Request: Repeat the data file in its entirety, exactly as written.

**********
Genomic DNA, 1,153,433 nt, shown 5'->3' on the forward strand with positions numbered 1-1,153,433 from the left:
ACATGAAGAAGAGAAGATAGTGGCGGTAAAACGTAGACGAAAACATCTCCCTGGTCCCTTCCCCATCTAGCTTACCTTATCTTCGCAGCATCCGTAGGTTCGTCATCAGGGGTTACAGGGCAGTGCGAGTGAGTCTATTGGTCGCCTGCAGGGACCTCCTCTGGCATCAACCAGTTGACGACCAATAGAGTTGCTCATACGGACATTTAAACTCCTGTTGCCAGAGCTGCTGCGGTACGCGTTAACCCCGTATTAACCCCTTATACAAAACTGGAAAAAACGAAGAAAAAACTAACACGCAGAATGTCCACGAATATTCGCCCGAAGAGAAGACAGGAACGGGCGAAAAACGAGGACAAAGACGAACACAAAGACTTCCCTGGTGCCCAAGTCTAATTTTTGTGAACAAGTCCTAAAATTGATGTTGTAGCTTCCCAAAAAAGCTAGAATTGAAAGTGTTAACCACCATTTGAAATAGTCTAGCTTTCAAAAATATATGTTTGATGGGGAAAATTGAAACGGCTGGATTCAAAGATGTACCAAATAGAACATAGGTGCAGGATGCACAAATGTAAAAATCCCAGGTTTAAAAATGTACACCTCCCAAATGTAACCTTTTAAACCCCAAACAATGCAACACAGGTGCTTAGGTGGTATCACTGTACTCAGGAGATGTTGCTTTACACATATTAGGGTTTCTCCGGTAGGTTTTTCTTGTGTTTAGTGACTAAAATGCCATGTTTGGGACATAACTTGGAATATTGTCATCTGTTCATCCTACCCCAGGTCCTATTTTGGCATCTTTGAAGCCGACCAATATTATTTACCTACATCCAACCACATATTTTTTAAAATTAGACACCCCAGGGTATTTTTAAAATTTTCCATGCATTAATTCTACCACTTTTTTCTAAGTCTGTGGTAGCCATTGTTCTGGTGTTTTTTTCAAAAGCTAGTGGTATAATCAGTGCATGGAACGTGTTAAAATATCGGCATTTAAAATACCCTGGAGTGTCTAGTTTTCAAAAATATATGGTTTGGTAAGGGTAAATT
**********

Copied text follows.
Genomic DNA, 1,153,433 nt, shown 5'->3' on the forward strand with positions numbered 1-1,153,433 from the left:
ACATGAAGAAGAGAAGATAGTGGCGGTAAAACGTAGACGAAAACATCTCCCTGGTCCCTTCCCCATCTAGCTTACCTTATCTTCGCAGCATCCGTAGGTTCGTCATCAGGGGTTACAGGGCAGTGCGAGTGAGTCTATTGGTCGCCTGCAGGGACCTCCTCTGGCATCAACCAGTTGACGACCAATAGAGTTGCTCATACGGACATTTAAACTCCTGTTGCCAGAGCTGCTGCGGTACGCGTTAACCCCGTATTAACCCCTTATACAAAACTGGAAAAAACGAAGAAAAAACTAACACGCAGAATGTCCACGAATATTCGCCCGAAGAGAAGACAGGAACGGGCGAAAAACGAGGACAAAGACGAACACAAAGACTTCCCTGGTGCCCAAGTCTAATTTTTGTGAACAAGTCCTAAAATTGATGTTGTAGCTTCCCAAAAAAGCTAGAATTGAAAGTGTTAACCACCATTTGAAATAGTCTAGCTTTCAAAAATATATGTTTGATGGGGAAAATTGAAACGGCTGGATTCAAAGATGTACCAAATAGAACATAGGTGCAGGATGCACAAATGTAAAAATCCCAGGTTTAAAAATGTACACCTCCCAAATGTAACCTTTTAAACCCCAAACAATGCAACACAGGTGCTTAGGTGGTATCACTGTACTCAGGAGATGTTGCTTTACACATATTAGGGTTTCTCCGGTAGGTTTTTCTTGTGTTTAGTGACTAAAATGCCATGTTTGGGACATAACTTGGAATATTGTCATCTGTTCATCCTACCCCAGGTCCTATTTTGGCATCTTTGAAGCCGACCAATATTATTTACCTACATCCAACCACATATTTTTTAAAATTAGACACCCCAGGGTATTTTTAAAATTTTCCATGCATTAATTCTACCACTTTTTTCTAAGTCTGTGGTAGCCATTGTTCTGGTGTTTTTTTCAAAAGCTAGTGGTATAATCAGTGCATGGAACGTGTTAAAATATCGGCATTTAAAATACCCTGGAGTGTCTAGTTTTCAAAAATATATGGTTTGGTAAGGGTAAATT